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Version Control with Git

Version Control with Git

Rails Girls Frankfurt 2015 Talk by Claudius Coenen


Rails Girls Frankfurt

September 19, 2015


  1. Version Control with Git Claudius Coenen License: CC-BY-4.0

  2. Why Version Control? welcome.html

  3. Why Version Control? welcome.html welcome_final.html welcome_final2.html welcome_final2-bernd.html welcome2.html welcome_2.html welcome_final2.html

    welcome_2.html welcome.html welcome_final.html welcome_final2-bernd.html welcome2.html • So, what is the newest version of this file? • Who changed the title? • Yesterday, it was working just fine. • Did you get my mail? • Who's working on XYZ? • Is this bugfix already included somewhere? • Who is working on this project, anyway?
  4. Safe-Keeping of Versions • When you check something into version

    control, it will remember this exact version for you • You can return to a previous version • You get a fancy timeline of your project Today Yesterday, 10:04 10.10.2012 14:12 06.03.2012 14:10
  5. Conflict Resolution • Files edited by different people can usually

    be resolved automatically. welcome.html (Alice) welcome.html (Bob) welcome.html (Both changes)
  6. The „Commit“ • An item in the history • Think

    of this as a snapshot of your project commit f303d887ebf263b466958ca7c83aebb9385936f0 Author: Claudius Coenen <coenen@meso.net> Date: Sat Feb 15 02:08:44 2014 +0100 Ticket #2342: fixing file upload to work with animated gif Commit-Hash Commit-Message
  7. Full Workflow • DO STUFF change files the way you

    normally would • PREPARE git add the changes, so git knows about them • COMMIT git commit, preferably with a nice message think: committing to memory or: committment git pull git push
  8. Branching/Merging And The History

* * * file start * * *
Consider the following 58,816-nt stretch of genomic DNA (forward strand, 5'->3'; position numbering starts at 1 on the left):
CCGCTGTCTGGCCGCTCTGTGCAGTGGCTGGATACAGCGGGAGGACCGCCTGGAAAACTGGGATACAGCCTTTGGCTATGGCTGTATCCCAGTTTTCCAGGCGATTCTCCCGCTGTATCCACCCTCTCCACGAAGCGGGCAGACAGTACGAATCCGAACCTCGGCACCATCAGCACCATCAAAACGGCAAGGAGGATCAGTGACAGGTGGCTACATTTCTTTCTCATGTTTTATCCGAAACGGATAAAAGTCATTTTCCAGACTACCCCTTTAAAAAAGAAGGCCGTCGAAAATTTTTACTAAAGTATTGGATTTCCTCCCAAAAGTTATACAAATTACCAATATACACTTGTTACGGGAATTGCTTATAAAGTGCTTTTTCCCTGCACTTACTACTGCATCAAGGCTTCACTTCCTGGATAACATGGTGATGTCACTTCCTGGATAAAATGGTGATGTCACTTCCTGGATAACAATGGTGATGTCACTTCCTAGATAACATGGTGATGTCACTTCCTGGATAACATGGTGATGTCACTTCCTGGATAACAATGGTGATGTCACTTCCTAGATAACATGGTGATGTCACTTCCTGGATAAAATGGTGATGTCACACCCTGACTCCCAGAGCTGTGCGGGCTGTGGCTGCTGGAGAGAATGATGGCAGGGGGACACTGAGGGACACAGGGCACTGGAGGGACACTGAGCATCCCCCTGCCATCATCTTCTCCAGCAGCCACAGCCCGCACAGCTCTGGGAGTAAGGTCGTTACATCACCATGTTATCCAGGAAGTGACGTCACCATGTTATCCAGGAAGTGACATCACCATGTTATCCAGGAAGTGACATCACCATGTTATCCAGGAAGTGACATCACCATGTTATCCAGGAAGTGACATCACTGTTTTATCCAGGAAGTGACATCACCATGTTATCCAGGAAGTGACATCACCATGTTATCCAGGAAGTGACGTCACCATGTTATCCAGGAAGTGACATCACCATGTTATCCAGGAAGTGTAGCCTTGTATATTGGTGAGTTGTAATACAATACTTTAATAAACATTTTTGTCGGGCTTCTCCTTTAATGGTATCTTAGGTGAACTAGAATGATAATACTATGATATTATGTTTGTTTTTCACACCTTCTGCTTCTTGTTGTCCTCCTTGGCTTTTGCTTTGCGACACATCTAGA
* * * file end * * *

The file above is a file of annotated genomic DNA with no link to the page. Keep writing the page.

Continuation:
9. Branching/Merging And The History #§%$!~?? Appropriate use of Comic Sans!

  10. Branching/Merging And The History Merge Branch starts here Usually no

  11. Git Command Line Interface

  12. Github App

  13. Atlassian SourceTree

  14. References

  15. Command Cheat Sheet (Infrequent Commands) • git config --global user.name

    “Jane Doe“ • git config --global user.email “j.d@test.com“ • git config --global color.ui true • git config --system core.editor <editor> • git init (creates a new repository) • git clone <repository url> („clones“ existing)
  16. Command Cheat Sheet (Frequent Commands) • git status • git

    log • git add • git commit • git checkout • git reset These Commands are Local! (what's up on my drive) (what happened so far) (prepare these files for commit) (commit the added files) (return to a previous version) (reset the git index)
  17. Command Cheat Sheet (Used often) • git fetch • git

    pull • git push (just download) (download AND merge) (send my changes out) These Commands go over the network* *) simplification
  18. Where to Start • Baby steps in your browser –

    http://try.github.io • Download git for your system – http://git-scm.com/downloads • Maybe add a Git client that suits your taste – At least try the commandline. Git in its purest form. – gitk, GitHub-App, SourceTree, GitTower, TortoiseGit • Integrate git into your IDE / Editor – Eclipse, Sublime, WebStorm, RubyMine, NetBeans
  19. Hand-Picked Resources • Git has extensive documentation – http://git-scm.com/documentation •

    There's a lot of Tutorials out there – http://marklodato.github.io/visual-git-guide/index-en.html – https://www.kernel.org/pub//software/scm/git/docs/everyday.html – http://www.teehanlax.com/blog/github-fundamentals/ – http://mislav.uniqpath.com/2010/07/git-tips/ – http://nvie.com/posts/a-successful-git-branching-model/ • In-Depth Info – http://git-scm.com/book • Cannon fodder for lengthy debates with your fellow geek – http://thkoch2001.github.io/whygitisbetter/